Catalan separatist leader Carles Puigdemont arrested in Italy

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MADRID – Carles Puigdemont, the former separatist leader of the Spanish region of Catalonia, was arrested by Italian police on Thursday evening on the island of Sardinia, his office said in a statement, on an arrest warrant issued by the highest Spanish court for sedition.

Mr Puigdemont, a member of the European Parliament, had traveled to the Sardinian town of Alghero from Brussels, where he fled to avoid charges first laid in 2017.

He had traveled to Sardinia to attend a festival of Catalan popular culture known as the Adifolk Conference, according to the statement from his office. Upon arrival at the airport, he was arrested by Italian police.

He faces trial in Spain for his leading role in an unsuccessful attempt to declare an independent state in Catalonia in the fall of 2017, following a referendum that the Spanish government and courts had declared illegal to hold .

In March this year, the European Parliament withdrew his immunity, a decision he has fought against in court. In July, a European court rejected a request to restore his immunity. .

Josep Costa, a lawyer working with Mr Puigdemont, said on Twitter that he expected his client to be released soon.

“Shame will remain on Spain for history,” he wrote.

The Spanish government made no immediate comment on the arrest.

The arrest will undoubtedly add further turbulence to a renewed effort to end Spain’s territorial dispute over Catalonia. Just last week, Spanish Prime Minister Pedro Sánchez met with his regional counterpart, Pere Aragonès, in Barcelona to discuss the plight of the troubled region.

Among the demands of Mr. Aragonès is a call for a general amnesty for people imprisoned or facing charges related to the 2017 attempt at independence. At the top of the list for many, Mr. Puigdemont.

In June, Sánchez pardoned the nine pro-independence activists who had received long sentences for sedition. But Spain says it cannot offer Mr Puigdemont any pardon until he is tried.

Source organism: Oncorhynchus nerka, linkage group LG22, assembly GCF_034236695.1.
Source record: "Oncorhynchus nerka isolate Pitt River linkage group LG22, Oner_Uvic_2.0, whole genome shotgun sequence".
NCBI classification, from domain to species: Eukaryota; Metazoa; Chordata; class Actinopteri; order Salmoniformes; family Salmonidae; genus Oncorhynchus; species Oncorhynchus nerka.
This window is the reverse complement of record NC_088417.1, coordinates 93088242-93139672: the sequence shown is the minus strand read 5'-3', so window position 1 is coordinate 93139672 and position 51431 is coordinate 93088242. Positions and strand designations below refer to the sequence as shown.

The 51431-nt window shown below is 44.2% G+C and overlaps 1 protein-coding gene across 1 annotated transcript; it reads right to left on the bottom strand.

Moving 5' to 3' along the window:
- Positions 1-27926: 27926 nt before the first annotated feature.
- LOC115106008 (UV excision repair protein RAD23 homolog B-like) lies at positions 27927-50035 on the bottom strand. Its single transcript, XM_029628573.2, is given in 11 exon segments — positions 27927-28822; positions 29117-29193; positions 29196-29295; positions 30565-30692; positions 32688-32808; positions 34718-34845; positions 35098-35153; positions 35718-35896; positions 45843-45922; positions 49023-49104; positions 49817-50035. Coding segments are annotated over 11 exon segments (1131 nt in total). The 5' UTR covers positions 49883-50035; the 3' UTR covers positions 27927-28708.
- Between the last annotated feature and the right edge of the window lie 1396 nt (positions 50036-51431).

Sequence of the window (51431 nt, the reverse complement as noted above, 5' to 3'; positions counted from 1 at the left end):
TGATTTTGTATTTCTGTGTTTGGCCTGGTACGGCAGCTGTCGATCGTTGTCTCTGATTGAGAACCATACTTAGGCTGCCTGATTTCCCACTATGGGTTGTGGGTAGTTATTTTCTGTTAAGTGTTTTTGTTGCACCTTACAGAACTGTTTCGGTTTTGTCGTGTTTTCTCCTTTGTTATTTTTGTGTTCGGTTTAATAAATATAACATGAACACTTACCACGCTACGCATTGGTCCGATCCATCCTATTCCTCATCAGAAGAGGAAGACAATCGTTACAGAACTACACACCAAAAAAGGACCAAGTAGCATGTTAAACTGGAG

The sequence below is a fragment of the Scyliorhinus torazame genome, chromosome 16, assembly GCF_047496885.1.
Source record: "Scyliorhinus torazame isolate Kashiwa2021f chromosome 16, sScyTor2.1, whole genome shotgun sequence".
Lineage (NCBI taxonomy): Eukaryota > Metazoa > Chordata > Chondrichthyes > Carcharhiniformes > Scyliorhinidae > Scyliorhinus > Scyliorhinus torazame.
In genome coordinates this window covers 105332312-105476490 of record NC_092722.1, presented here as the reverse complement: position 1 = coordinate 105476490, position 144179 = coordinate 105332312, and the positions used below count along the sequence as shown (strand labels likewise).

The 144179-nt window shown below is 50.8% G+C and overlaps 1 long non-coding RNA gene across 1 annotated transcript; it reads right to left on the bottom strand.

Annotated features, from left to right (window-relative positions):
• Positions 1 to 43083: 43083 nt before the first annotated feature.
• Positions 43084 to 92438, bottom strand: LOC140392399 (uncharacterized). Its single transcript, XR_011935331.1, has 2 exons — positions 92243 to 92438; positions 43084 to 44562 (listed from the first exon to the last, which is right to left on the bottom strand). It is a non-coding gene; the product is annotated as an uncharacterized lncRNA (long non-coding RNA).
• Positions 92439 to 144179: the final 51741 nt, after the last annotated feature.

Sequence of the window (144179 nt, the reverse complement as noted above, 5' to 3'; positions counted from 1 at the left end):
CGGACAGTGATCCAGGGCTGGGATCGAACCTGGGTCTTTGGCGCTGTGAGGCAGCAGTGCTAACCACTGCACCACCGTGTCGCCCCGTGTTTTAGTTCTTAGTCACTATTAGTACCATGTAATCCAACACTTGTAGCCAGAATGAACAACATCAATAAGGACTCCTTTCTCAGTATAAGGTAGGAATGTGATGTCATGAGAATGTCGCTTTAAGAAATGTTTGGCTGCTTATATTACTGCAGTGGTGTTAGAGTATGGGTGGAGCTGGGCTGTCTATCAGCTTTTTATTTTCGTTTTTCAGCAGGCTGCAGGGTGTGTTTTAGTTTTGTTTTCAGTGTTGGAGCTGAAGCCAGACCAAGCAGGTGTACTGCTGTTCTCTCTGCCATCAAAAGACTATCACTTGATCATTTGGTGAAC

The separatist conflict continues to be one of the most controversial political issues in Spain.

In 2017, while Mr Puigdemont was regional leader, the Catalan government held an independence referendum in defiance of the Spanish government and its courts, which had declared voting illegal. The police confiscated ballots and even beat people who were trying to vote.

Once the central government took control of the region and it became apparent that charges of sedition were in sight, Mr Puigdemont fled Spain and was declared a fugitive.

The arrest was good news for Spain’s conservative politicians, who applauded Thursday night.

“Puigdemont must be tried in Spain for his strike against constitutional legality, and Sánchez must commit to respecting the judgment of justice without pardon,” said Pablo Casado, leader of the conservative Popular Party.

Spain has repeatedly failed in its attempts to extradite Mr. Puigdemont, both from Belgium where he has resided since late 2017, and also from Germany, where he was briefly detained in 2018. A German court ordered his release after rejecting Spain’s extradition request.

La Nuova Sardegna, a local Sardinian newspaper, reported on Wednesday that Mr Puigdemont would be a surprise guest at the folk festival in Alghero, a town with deep Catalan roots.

According to Italian media, Puigdemont also confirmed that he would attend the Corona de Logu this weekend, an assembly of local movements supporting Sardinia’s independence from Italy.

A spokesperson for the Sardinia region said authorities arrested Mr Puigdemont just as he got off the plane at Alghero-Fertilia airport on Thursday.

Jason Horowitz has contributed reporting from Treviso, Italy, and Raphael Minder from Madrid.


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